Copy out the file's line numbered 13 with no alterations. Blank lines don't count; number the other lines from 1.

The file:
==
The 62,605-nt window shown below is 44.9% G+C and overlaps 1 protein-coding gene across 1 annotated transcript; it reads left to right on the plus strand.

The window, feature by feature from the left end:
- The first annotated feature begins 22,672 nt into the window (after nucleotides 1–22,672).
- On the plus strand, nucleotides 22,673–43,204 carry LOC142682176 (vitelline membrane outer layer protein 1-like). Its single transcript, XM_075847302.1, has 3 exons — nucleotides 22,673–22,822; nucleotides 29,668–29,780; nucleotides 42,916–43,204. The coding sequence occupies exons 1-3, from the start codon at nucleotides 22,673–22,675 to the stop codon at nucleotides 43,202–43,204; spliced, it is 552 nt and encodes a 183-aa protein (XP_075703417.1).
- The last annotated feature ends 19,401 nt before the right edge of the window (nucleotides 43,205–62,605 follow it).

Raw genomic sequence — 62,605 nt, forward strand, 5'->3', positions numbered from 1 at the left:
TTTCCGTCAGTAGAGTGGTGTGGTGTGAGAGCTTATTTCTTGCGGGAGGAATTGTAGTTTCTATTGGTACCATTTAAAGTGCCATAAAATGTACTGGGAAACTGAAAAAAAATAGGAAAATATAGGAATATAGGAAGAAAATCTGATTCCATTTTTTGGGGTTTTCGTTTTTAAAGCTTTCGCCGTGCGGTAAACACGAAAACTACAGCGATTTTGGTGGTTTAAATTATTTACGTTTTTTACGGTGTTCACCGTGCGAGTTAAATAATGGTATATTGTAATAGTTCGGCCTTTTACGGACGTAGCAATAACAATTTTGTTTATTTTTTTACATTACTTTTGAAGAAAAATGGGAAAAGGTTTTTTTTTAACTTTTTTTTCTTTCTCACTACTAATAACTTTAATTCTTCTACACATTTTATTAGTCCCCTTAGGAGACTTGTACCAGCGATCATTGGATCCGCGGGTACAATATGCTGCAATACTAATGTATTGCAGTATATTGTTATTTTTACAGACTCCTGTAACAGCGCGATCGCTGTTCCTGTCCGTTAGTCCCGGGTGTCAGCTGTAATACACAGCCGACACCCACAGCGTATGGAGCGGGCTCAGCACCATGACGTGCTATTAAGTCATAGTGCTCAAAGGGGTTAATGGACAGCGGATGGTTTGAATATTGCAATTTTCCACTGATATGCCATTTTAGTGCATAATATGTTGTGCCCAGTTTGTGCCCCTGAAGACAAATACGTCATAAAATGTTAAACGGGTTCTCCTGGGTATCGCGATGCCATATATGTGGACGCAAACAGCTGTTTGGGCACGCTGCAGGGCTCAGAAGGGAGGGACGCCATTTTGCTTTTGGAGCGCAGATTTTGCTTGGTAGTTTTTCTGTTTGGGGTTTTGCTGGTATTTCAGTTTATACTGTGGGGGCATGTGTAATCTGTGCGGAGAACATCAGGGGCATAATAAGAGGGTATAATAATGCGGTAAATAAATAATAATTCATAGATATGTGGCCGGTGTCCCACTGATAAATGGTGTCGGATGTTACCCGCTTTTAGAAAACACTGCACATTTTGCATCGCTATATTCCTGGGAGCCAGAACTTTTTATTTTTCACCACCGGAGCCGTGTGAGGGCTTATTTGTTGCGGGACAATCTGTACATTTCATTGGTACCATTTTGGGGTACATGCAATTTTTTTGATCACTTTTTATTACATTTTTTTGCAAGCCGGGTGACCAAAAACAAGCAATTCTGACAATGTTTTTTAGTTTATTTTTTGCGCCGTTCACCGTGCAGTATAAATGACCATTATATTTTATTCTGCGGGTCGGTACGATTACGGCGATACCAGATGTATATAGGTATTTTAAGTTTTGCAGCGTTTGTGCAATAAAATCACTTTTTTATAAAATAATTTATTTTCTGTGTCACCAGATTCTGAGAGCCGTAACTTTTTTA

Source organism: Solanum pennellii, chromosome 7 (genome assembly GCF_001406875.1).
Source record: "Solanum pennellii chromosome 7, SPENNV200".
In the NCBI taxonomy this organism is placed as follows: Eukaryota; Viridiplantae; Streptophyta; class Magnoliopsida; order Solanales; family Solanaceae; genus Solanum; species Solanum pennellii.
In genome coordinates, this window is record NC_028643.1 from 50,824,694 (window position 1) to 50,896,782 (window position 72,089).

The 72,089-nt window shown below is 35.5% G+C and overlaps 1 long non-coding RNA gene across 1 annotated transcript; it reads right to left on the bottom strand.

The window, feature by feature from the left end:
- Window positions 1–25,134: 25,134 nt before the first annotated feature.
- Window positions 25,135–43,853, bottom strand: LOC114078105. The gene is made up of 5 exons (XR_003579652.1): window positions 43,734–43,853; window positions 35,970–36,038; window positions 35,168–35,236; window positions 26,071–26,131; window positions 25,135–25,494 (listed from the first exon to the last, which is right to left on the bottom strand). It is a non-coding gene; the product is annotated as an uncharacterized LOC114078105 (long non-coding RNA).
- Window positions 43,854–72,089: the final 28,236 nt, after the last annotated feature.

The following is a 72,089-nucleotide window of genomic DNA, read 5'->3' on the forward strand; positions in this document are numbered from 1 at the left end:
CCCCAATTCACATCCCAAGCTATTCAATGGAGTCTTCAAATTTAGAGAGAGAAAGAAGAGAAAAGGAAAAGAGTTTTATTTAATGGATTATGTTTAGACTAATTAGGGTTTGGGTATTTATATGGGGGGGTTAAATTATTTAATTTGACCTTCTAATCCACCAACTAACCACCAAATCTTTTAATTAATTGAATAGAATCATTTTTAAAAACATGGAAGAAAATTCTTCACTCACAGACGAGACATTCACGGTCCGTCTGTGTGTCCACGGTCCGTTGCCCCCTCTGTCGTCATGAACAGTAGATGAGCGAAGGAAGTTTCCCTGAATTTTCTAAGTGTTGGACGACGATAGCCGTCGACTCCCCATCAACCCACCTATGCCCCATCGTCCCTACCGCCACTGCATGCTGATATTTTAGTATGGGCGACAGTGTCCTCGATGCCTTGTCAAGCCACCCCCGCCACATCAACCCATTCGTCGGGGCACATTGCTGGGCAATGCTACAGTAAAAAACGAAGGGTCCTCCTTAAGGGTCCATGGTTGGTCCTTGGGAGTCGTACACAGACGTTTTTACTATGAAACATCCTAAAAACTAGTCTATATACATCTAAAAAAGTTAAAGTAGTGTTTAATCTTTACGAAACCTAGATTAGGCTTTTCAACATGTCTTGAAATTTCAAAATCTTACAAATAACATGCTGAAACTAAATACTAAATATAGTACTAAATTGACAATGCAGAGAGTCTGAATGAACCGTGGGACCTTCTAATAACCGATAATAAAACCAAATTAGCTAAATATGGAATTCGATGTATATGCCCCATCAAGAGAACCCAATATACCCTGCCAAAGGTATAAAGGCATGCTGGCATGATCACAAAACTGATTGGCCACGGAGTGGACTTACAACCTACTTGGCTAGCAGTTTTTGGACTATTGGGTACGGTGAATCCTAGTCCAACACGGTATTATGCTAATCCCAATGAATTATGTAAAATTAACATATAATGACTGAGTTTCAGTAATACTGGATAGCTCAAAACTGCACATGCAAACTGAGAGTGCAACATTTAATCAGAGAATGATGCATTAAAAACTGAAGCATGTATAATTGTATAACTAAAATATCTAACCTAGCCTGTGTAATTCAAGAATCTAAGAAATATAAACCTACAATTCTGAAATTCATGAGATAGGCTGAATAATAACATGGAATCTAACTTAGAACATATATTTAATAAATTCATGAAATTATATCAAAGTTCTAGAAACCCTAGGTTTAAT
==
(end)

The window, feature by feature from the left end: